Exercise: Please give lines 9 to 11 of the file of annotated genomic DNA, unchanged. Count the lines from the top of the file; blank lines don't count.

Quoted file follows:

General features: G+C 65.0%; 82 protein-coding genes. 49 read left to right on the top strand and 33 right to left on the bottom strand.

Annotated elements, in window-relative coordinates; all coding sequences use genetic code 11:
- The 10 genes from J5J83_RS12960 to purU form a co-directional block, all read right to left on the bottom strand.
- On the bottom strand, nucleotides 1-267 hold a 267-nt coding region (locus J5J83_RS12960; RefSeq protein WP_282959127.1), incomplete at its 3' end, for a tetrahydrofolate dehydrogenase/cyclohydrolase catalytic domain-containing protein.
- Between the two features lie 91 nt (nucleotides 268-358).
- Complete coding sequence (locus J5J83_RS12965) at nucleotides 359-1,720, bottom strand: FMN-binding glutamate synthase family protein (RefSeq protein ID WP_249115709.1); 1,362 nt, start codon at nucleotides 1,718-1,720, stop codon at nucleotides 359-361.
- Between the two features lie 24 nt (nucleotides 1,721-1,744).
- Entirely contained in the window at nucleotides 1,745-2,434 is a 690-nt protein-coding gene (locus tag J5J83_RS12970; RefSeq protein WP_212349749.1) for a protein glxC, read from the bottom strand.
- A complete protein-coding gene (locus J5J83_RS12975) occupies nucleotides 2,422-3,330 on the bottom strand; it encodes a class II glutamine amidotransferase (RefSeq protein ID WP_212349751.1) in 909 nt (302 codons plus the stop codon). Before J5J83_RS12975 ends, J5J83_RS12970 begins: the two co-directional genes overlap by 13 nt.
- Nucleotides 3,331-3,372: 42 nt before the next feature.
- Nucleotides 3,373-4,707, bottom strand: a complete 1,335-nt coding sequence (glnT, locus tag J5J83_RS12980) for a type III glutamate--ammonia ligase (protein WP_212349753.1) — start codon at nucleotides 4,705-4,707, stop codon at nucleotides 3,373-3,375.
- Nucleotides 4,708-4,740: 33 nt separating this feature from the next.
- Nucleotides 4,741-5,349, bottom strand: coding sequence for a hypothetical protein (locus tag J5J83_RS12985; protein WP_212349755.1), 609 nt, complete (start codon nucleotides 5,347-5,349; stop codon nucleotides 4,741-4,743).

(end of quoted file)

- A complete protein-coding gene (locus J5J83_RS12975) occupies nucleotides 2,422-3,330 on the bottom strand; it encodes a class II glutamine amidotransferase (RefSeq protein ID WP_212349751.1) in 909 nt (302 codons plus the stop codon). Before J5J83_RS12975 ends, J5J83_RS12970 begins: the two co-directional genes overlap by 13 nt.
- Nucleotides 3,331-3,372: 42 nt before the next feature.
- Nucleotides 3,373-4,707, bottom strand: a complete 1,335-nt coding sequence (glnT, locus tag J5J83_RS12980) for a type III glutamate--ammonia ligase (protein WP_212349753.1) — start codon at nucleotides 4,705-4,707, stop codon at nucleotides 3,373-3,375.